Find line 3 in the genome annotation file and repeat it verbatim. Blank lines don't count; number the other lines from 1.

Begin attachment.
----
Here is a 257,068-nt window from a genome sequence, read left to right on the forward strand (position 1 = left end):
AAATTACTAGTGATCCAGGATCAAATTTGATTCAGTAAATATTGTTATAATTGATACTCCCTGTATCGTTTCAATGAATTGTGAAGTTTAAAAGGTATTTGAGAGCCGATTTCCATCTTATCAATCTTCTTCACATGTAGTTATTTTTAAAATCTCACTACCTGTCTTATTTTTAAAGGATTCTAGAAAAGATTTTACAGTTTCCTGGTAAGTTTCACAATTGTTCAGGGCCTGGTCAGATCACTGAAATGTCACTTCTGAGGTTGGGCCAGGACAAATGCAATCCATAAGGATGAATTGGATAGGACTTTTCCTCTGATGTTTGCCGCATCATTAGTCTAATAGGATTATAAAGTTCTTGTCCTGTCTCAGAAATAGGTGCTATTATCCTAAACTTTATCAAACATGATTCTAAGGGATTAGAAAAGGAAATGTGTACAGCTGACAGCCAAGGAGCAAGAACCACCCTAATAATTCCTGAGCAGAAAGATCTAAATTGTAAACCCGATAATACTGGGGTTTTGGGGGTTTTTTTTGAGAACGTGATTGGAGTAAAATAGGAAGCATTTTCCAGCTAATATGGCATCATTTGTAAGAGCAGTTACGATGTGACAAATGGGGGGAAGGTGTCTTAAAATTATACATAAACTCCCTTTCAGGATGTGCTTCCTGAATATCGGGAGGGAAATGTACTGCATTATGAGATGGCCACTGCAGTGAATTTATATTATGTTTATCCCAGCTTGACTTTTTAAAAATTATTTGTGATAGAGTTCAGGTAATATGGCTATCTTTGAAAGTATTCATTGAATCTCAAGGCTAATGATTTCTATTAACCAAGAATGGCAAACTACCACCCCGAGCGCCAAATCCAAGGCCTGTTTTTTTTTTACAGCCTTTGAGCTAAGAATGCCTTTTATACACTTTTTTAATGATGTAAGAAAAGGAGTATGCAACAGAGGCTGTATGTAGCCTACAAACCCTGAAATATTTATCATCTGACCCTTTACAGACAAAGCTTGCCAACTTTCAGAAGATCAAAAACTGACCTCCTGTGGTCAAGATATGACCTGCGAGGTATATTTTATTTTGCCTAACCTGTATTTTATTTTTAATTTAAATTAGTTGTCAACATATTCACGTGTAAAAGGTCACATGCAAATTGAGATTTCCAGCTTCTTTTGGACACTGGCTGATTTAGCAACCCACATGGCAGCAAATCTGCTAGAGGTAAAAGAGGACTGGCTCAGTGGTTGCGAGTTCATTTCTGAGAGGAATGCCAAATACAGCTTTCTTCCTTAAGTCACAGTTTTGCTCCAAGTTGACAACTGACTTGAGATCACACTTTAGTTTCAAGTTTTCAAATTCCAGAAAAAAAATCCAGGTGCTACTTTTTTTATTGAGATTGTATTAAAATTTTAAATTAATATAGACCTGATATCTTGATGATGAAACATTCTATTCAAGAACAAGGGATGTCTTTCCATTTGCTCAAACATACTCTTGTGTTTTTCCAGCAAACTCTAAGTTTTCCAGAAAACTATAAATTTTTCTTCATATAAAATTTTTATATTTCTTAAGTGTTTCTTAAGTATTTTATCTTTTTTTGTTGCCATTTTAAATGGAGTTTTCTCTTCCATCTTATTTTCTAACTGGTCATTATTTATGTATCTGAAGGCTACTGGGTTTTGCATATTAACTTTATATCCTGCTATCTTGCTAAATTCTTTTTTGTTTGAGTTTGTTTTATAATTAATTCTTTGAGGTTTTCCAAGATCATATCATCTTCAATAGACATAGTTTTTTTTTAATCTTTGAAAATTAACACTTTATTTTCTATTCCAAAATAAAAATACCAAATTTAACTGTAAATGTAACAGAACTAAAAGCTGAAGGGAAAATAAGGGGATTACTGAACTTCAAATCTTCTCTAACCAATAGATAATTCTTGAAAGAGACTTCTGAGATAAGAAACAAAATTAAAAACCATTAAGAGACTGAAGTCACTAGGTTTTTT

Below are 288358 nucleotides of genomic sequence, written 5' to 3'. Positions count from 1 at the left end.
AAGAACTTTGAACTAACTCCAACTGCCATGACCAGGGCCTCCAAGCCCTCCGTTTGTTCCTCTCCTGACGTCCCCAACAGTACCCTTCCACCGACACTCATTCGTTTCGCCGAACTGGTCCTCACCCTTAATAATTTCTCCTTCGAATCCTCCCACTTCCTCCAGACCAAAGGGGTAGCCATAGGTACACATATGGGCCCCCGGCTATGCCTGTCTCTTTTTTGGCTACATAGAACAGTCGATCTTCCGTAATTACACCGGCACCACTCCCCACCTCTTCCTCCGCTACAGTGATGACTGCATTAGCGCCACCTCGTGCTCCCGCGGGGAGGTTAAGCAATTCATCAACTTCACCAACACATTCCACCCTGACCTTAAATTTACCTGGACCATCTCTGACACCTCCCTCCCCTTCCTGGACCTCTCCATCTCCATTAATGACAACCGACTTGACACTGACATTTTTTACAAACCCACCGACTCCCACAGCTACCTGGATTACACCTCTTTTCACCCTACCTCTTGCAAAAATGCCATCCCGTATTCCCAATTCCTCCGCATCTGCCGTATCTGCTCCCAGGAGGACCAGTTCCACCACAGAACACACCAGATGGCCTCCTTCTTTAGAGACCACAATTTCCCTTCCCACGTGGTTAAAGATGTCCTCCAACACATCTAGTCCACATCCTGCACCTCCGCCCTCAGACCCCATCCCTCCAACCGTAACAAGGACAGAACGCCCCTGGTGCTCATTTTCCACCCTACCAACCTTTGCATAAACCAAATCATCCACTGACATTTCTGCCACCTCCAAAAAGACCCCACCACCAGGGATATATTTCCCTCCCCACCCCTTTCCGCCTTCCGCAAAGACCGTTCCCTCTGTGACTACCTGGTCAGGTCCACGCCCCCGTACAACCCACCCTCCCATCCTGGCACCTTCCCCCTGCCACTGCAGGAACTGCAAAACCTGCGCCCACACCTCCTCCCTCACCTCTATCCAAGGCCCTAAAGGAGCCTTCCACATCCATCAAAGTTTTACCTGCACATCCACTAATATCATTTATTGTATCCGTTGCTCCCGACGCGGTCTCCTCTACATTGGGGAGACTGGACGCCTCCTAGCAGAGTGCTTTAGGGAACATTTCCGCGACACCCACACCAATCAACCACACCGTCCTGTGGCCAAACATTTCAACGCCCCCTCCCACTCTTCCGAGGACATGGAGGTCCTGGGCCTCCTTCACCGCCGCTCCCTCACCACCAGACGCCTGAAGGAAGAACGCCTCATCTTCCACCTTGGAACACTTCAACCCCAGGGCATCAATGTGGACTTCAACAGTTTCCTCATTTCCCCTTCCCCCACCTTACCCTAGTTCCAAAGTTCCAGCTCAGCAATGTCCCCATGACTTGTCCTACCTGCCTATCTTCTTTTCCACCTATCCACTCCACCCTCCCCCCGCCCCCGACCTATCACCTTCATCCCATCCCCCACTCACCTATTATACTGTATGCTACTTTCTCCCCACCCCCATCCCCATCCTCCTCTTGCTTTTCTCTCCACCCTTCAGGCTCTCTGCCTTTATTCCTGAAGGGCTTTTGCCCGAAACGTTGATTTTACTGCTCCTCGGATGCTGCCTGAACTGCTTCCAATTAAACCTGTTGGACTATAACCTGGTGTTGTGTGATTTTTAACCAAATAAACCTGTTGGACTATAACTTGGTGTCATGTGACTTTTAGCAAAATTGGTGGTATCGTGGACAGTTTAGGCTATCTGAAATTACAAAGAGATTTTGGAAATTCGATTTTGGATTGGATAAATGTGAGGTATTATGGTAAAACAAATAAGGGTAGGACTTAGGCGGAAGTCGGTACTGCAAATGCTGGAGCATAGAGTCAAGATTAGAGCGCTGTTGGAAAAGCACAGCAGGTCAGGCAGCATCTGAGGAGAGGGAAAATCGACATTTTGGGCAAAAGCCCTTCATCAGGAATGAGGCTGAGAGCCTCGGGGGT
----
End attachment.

Below are 288358 nucleotides of genomic sequence, written 5' to 3'. Positions count from 1 at the left end.